The mean eGFR was 67 (18.5) mL/min/1.73 m2. Of 2608 patients, 62.7% did not have CRF, 18.9% had established CRF, and the remaining 18.4% had occult CRF. These percentages varied according to the specialty of the physician researcher (Figure). Of the patients with CRF, 83.1% had stage 3; 14.8% stage 4; and 2.1% stage 5.

Figure 1. Prevalence of chronic renal failure according to the abbreviated MDRD equation, with or without high serum creatinine concentrations, according to the specialty of the researcher. CKD indicates chronic kidney disease; CRF, chronic renal failure. *Statistically significant differences were found depending on the specialty of the researcher (c2 test, P<.05).

Table shows the data concerning biodemographic characteristics, the risk factors and the cardiovascular disease details of the patients with and without CRF. The patients with CRF were older, more often female, and had a higher frequency of obesity, DM, and hypertension.


This study demonstrates the high prevalence of CRF in patients with a high cardiovascular risk or cardiovascular disease in Spain. Furthermore, the prevalence of occult CRF was similar to that of established CRF, which indicates that plasma creatinine is a marker with poor sensitivity to detect CRF, with the result that this entity may be underdiagnosed in many patients with a high cardiovascular risk.

Chronic renal failure is a predictive factor for the development of end-stage CRF and is associated with high levels of morbidity and mortality, due mainly to cardiovascular complications.9 Thus, early detection and recognition of CRF is important in patients with a high cardiovascular risk to improve risk stratification, delay the progression to CKD and encourage early referral to the nephrologist.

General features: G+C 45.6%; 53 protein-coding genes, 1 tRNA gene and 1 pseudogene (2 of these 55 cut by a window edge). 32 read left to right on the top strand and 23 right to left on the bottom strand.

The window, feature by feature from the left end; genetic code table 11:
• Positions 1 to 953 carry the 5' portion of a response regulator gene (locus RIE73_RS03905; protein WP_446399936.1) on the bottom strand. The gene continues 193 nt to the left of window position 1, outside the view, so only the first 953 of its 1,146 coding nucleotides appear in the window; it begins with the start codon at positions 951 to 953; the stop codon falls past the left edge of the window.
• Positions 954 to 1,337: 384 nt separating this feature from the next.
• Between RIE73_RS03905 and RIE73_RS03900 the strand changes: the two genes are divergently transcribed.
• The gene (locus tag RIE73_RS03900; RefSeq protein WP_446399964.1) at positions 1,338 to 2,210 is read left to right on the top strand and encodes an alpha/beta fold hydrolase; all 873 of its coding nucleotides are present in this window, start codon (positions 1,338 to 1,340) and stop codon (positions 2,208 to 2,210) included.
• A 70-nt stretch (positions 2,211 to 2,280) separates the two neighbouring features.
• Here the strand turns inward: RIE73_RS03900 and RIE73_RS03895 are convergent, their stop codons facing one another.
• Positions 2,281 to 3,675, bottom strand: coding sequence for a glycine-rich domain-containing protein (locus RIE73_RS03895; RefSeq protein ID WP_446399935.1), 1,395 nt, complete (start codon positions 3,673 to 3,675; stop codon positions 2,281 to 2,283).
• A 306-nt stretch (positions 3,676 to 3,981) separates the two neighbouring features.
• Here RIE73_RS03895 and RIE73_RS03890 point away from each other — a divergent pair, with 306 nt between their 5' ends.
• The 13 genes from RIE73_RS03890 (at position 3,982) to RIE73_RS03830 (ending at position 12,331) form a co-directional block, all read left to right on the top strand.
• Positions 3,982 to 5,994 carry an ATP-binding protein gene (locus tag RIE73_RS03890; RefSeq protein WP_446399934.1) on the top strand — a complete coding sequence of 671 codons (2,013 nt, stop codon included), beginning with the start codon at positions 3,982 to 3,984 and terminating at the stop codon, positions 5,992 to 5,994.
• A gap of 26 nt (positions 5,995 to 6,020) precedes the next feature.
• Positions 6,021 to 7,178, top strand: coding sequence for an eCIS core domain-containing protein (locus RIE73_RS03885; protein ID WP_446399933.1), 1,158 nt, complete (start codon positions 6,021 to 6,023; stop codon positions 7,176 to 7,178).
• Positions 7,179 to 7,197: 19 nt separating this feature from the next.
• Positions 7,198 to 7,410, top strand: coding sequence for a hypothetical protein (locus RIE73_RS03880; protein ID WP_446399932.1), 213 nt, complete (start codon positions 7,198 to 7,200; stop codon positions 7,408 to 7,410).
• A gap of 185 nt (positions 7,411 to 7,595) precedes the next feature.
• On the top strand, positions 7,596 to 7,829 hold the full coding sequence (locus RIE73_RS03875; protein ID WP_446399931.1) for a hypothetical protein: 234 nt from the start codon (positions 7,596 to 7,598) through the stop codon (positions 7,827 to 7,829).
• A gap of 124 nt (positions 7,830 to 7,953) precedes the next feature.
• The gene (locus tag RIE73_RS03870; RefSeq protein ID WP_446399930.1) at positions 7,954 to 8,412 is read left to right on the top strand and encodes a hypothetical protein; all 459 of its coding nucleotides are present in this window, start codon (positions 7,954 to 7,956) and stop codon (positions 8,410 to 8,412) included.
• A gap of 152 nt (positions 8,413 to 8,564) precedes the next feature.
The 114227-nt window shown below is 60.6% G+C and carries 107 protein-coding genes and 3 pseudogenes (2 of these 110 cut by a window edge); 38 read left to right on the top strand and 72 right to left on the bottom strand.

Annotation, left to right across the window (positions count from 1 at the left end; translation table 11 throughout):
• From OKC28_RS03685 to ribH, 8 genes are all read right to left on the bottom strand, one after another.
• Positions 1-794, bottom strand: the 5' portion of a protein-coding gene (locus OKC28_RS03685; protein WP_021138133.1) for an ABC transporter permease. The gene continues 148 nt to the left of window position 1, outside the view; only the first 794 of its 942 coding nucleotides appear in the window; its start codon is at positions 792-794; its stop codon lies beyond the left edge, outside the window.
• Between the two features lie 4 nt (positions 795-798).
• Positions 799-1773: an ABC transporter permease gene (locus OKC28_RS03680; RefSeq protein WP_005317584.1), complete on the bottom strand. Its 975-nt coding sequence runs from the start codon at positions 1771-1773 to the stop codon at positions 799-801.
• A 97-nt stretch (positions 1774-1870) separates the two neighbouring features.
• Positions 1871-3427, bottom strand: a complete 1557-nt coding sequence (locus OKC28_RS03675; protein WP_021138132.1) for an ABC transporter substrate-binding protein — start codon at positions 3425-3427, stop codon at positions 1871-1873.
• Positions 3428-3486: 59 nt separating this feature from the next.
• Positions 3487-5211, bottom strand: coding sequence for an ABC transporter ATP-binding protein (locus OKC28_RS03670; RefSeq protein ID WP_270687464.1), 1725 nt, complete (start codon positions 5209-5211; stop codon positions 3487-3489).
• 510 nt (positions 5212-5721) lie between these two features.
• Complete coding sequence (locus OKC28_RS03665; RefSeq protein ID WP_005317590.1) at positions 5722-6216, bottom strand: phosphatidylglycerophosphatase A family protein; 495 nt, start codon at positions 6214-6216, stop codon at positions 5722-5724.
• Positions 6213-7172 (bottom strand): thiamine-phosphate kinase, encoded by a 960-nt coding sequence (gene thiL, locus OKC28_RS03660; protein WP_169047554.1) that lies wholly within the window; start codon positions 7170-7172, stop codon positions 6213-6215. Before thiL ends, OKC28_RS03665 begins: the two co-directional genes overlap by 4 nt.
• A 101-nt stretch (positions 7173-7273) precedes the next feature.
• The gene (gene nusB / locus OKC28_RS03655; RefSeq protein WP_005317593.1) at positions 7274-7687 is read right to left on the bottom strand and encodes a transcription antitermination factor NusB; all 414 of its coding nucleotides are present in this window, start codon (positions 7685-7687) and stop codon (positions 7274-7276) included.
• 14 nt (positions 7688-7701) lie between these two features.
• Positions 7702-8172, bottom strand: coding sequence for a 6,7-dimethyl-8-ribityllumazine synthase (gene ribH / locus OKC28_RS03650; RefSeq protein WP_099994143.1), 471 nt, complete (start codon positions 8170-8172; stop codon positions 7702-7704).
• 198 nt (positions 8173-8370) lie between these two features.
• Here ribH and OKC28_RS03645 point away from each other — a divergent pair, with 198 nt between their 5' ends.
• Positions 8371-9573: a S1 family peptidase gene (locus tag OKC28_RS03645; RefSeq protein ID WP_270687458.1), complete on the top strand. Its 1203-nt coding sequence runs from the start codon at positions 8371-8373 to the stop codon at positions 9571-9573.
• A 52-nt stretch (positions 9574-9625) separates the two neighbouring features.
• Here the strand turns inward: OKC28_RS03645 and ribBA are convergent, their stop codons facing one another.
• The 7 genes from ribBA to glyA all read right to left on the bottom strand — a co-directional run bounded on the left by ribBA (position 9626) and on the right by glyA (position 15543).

The prevalence of stages 3-5 CKD in the general population is around 5%.10 Preliminary data from the EPIRCE study show the prevalence of CRF in the general Spanish population to be 5.1%.11 The prevalence of CRF in our study was greater than that of population-based studies, probably because the patients included were characterized by having a high cardiovascular risk or cardiovascular disease, were older and had a higher prevalence of risk factors for CRF.

The limitation of this study concerns the fact that it was a cross-sectional study, which does not enable those patients with temporary disorders in renal function to be distinguished from those with true CRF. Another limitation is that the GFR was estimated from an equation based on serum creatinine, measured in the relevant laboratory of each participating researcher, and this test is not standardized. Nevertheless, this study should be considered an approximation to be able to estimate with an acceptable error the prevalence of CRF in these patients with a high cardiovascular risk.

In conclusion, this study demonstrates the high prevalence of CRF in patients with a high cardiovascular risk. Of note was the high prevalence of occult CRF.


The authors thank the physicians participating in this study and acknowledge the unconditional collaboration of Almirall S.A. Also, ADKNOMA for their contribution in the analysis and processing of the data.

Supported by the Spanish Society of Internal Medicine, the Spanish Society of Nephrology and the Hypertension Section of the Spanish Society of Cardiology.

This study was financed by Almirall, S.A.

Dr. A. Cases Amenós.
Servicio de Nefrología. Hospital Clínic. Villarroel, 170. 08036 Barcelona. Spain.

Received September 26, 2008.
Accepted for publication May 26, 2009.